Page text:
Gamma Knife surgery for hypothalamic hamartomas and epilepsy: patient selection and outcomes

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The authors present outcomes obtained in patients who underwent Gamma Knife surgery (GKS) at 1 institution as part of a multimodal treatment of refractory epilepsy caused by hypothalamic hamartomas (HHs).


Between 2003 and 2010, 19 patients with HH underwent GKS. Eight patients had follow-up for less than 1 year, and 1 patient was lost to follow-up. The 10 remaining patients (mean age 15.1 years, range 5.7–29.3 years) had a mean follow-up of 43 months (range 18–81 months) and are the focus of this report. Five patients had undergone a total of 6 prior surgeries: 1 transcallosal resection of the HH, 2 endoscopic transventricular resections of the HH, 2 temporal lobectomies, and 1 arachnoid cyst evacuation. In an institutional review board–approved study, postoperative complications and long-term outcome measures were monitored prospectively with the use of a proprietary database. Seven patients harbored Delalande Type II lesions; the remainder harbored Type III or IV lesions. Seizure frequency ranged from 1–2 monthly to as many as 100 gelastic seizures daily. The mean lesion volume was 695 mm3 (range 169–3000 mm3, median 265 mm3). The mean/median dose directed to the 50% isodose line was 18 Gy (range 16–20 Gy). The mean maximum point dose to the optic chiasm was 7.5 Gy (range 5–10 Gy). Three patients underwent additional resection 14.5, 21, and 32 months after GKS.


Of the 10 patients included in this study, 6 are seizure free (2 after they underwent additional surgery), 1 has a 50%–90% reduction in seizure frequency, 2 have a 50% reduction in seizure frequency, and 1 has observed no change in seizure frequency. Overall quality of life, based on data obtained from follow-up telephone conversations and/or surveys, improved in 9 patients and was due to improvements in seizure control (9 patients), short-term memory loss (3 patients), and behavioral symptoms (5 patients); in 1 patient, quality of life remains minimally affected. Incidences of morbidity were all temporary and included poikilothermia (1 patient), increased depression (1 patient), weight gain/increased appetite (2 patients), and anxiety (1 patient) after GKS.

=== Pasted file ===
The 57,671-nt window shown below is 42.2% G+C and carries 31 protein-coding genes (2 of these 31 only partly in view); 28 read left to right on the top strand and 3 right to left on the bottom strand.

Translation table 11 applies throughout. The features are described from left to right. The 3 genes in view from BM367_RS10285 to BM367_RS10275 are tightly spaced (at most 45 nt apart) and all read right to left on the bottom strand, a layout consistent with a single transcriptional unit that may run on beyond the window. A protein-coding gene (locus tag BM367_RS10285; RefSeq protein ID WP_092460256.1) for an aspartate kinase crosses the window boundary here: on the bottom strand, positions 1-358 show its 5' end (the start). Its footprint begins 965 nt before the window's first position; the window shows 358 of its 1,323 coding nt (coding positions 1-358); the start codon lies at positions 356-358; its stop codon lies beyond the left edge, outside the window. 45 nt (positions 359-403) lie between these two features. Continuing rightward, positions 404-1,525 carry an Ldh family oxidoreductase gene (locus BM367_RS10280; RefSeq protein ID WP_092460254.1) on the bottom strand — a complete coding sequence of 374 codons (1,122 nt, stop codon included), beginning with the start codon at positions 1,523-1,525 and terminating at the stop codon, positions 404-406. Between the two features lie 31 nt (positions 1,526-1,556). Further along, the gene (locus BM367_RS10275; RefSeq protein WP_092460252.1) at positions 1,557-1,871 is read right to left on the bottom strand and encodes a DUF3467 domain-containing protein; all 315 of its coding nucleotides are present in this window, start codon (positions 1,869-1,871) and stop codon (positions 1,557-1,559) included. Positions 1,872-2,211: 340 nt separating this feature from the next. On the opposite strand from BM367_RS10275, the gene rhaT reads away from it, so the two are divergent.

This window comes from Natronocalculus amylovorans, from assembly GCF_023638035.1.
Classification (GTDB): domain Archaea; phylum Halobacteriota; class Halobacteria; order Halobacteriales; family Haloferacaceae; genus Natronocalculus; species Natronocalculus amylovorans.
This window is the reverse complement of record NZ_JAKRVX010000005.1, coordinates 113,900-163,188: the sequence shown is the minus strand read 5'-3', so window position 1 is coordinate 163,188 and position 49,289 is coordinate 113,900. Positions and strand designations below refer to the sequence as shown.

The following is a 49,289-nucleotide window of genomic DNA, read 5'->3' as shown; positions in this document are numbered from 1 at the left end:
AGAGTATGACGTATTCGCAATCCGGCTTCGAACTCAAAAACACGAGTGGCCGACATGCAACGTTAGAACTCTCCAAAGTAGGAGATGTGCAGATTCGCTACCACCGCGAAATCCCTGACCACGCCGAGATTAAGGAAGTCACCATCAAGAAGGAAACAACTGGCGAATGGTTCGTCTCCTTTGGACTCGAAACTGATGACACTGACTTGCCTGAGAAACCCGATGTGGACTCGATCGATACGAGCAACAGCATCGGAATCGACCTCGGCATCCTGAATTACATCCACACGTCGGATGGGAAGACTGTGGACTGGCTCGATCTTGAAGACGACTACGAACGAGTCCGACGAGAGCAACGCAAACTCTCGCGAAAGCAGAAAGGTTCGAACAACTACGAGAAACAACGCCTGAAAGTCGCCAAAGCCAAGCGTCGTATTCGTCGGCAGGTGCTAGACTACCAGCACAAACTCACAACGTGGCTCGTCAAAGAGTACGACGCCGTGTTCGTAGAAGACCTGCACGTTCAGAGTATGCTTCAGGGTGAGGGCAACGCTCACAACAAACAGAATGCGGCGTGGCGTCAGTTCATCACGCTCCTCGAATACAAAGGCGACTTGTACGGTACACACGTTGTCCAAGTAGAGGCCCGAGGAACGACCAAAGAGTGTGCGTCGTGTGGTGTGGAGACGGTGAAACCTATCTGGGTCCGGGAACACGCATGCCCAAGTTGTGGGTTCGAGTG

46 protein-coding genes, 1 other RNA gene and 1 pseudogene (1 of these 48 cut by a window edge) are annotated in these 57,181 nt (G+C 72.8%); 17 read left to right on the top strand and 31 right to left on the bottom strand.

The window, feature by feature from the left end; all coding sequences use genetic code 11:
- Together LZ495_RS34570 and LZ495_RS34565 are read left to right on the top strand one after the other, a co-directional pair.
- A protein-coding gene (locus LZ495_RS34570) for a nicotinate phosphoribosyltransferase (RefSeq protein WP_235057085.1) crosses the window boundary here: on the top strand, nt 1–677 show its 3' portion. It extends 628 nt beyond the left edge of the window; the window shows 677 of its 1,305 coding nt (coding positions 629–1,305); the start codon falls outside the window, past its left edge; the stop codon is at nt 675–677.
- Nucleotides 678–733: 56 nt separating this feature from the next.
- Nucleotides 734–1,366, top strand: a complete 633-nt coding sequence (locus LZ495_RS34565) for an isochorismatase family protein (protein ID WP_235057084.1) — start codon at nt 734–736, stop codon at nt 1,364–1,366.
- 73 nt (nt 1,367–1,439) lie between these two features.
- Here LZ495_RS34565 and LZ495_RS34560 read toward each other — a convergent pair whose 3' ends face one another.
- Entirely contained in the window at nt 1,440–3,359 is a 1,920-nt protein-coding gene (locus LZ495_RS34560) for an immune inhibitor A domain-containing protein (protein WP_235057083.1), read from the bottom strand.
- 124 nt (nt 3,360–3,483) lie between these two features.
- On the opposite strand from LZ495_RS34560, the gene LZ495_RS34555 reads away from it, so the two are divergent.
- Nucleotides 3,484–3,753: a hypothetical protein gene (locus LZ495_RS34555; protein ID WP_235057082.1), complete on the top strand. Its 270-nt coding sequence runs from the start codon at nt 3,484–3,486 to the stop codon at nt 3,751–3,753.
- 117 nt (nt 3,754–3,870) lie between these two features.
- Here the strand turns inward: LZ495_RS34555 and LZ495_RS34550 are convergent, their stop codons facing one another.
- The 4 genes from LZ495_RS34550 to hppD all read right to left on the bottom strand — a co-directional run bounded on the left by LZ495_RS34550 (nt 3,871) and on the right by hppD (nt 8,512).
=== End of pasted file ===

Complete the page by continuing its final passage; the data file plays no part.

Of the approximately 150 patients at Barrow Neurological Institute who have undergone treatment for HH, the authors have reserved GKS for treatment of small HHs located distal from radiosensitive structures in patients with high cognitive function and a stable clinical picture, which allows time for the effects of radiosurgery to occur without further deterioration. The lack of significant morbidity and the clinical outcomes achieved in this study demonstrated a low risk of GKS for HH with results comparable to those of previous series.

Abbreviations used in this paper: AED = antiepileptic drug; GKS = Gamma Knife surgery; HH = hypothalamic hamartoma.

Article Information

Address correspondence to: Adib A. Abla, M.D., Barrow Neurological Institute, 350 West Thomas Road, Phoenix, Arizona 85013. email:

© AANS, except where prohibited by US copyright law.



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    Pie charts showing seizure control and outcomes for secondary end points (behavior and cognition) after GKS in 10 patients.

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    Bar graph showing seizure control stratified by type of HH treated by GKS.


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